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Student view - Vibha Srivastava

Vibha Srivastava

From a young age, I was fascinated by space. I remember we had a trip with my school to watch the stars in the night sky. I remember staring up into space and thinking ‘wow, I want to be there’. After that I was in love with space and, reading lots of books on the subject, came across the word ‘astronaut’. Most of my friends didn’t know what the word meant so I used to tell them.

Having been born in the north-east of India in an upper-middle class family, and growing up in Gujarat in the west, we had a good life and it was expected that I would secure a good job and be content with that, but I wanted to study further. It was very difficult to break those barriers as a girl.

I studied languages, maths, and science in school and was then accepted by Sardar Vallabhbhai Patel Institute of Technology at Gujarat University to study a bachelors in Aeronautical Engineering.

It was the first time Aeronautical Engineering was available at a university in Gujarat and was the first step on my journey to being an astronaut.

Once I left university, I started working in a company in Bangalore called Hindustan Aeronautics Ltd, which is the lead manufacturer of aircrafts for the Indian Airforce. It was a really interesting role, but everything was just aviation [not space aeronautics] – I was dealing with aircrafts; fighter aircrafts basically.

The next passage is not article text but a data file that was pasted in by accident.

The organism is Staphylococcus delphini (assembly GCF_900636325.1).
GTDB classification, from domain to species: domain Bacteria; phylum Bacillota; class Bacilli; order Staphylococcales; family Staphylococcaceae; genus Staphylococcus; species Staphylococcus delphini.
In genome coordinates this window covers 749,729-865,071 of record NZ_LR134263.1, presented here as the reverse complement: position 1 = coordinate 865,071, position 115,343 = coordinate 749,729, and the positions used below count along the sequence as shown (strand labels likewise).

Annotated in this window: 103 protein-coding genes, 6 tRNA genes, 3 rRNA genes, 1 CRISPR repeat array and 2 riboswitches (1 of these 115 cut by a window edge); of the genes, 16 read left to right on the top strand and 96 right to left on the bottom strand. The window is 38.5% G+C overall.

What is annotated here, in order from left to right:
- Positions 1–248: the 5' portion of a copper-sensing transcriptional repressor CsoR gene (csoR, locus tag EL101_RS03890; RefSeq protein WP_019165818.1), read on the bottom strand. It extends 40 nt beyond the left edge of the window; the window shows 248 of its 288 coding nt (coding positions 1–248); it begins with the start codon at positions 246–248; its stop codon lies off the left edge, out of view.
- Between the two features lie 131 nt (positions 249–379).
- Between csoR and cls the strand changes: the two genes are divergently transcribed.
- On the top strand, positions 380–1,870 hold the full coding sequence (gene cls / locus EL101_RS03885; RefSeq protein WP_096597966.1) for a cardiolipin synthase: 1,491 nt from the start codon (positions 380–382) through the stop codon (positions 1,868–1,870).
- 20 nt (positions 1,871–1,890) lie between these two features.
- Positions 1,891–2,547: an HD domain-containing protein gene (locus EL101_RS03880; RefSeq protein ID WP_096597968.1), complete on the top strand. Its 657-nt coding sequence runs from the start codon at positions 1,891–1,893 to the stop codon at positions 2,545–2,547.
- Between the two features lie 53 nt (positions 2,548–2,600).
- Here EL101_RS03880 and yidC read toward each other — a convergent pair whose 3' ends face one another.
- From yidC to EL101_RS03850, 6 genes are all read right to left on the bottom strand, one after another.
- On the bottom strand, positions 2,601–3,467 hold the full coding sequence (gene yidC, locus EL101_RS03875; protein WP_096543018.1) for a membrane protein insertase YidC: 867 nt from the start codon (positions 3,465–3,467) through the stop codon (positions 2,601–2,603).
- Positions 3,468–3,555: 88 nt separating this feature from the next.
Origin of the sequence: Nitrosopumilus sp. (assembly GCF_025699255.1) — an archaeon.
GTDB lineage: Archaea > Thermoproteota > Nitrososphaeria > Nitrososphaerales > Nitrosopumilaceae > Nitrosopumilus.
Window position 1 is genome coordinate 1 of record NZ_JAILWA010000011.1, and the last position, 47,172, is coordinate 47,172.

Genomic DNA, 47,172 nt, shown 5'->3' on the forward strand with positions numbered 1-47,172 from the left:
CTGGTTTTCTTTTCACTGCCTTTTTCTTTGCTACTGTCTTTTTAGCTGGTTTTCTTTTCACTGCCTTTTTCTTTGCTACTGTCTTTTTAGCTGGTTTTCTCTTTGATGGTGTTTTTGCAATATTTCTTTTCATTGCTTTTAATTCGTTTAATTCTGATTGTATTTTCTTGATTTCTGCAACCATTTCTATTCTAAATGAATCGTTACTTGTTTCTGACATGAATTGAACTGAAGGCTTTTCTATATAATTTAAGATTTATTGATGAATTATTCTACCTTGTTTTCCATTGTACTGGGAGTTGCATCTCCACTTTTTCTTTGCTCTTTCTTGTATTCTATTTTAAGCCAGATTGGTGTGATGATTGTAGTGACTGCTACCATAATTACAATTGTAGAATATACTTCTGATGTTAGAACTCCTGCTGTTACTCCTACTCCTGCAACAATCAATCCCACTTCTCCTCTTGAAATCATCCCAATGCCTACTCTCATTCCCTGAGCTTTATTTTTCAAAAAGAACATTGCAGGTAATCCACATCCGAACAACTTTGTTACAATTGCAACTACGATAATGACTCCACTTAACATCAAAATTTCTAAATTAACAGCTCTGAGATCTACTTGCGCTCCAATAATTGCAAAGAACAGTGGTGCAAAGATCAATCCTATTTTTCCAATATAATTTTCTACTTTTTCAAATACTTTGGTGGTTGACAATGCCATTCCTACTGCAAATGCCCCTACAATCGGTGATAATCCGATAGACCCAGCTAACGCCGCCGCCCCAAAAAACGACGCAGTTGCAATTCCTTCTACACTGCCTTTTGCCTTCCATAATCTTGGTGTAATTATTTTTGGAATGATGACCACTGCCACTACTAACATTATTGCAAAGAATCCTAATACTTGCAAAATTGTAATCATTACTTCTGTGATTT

From a young age, I was fascinated by space. I remember we had a trip with my school to watch the stars in the night sky. I remember staring up into space and thinking ‘wow, I want to be there

Vibha Srivastava

When I went back to my job in India, I was back to square one as I wasn’t working in anything related to space. I decided to apply for a PhD in in-situ resource utilisation for planetary bodies, which is basically travelling to any planetary body and establishing if the resources could be usable by humans in some form if they were to land there.

It was difficult for me as everywhere the funding was a problem; there wasn’t any funding for non-European students. Luckily, my professor from the International Space University suggested that I consider opportunities at The Open University. I forwarded a cover letter and CV to the PhD studentship advertised by my current supervisors; I was interviewed and accepted, moved to the UK, and started as a PhD Researcher in the School of Engineering and Innovation in October 2015.

I am currently in my second year of a PhD, funded by The Open University; I am investigating the microwave processing of lunar soil for constructing 3D printed structures on the lunar surface. Basically, my research is about the process of building structures from lunar soil with the 3D printing technique. The lunar soil can be added layer by layer and bonded using microwaves as a heat source on the Moon. This could eventually lead to the development of human habitats with in-situ resource.

The OU has given me a great opportunity to work in a field I am interested in. It keeps my spirits high and keeps me going. I really am very happy and very grateful. Wherever I have studied, it has given me a broader perspective about people around the world, which I really enjoy.

Read the full interview with Vibha.

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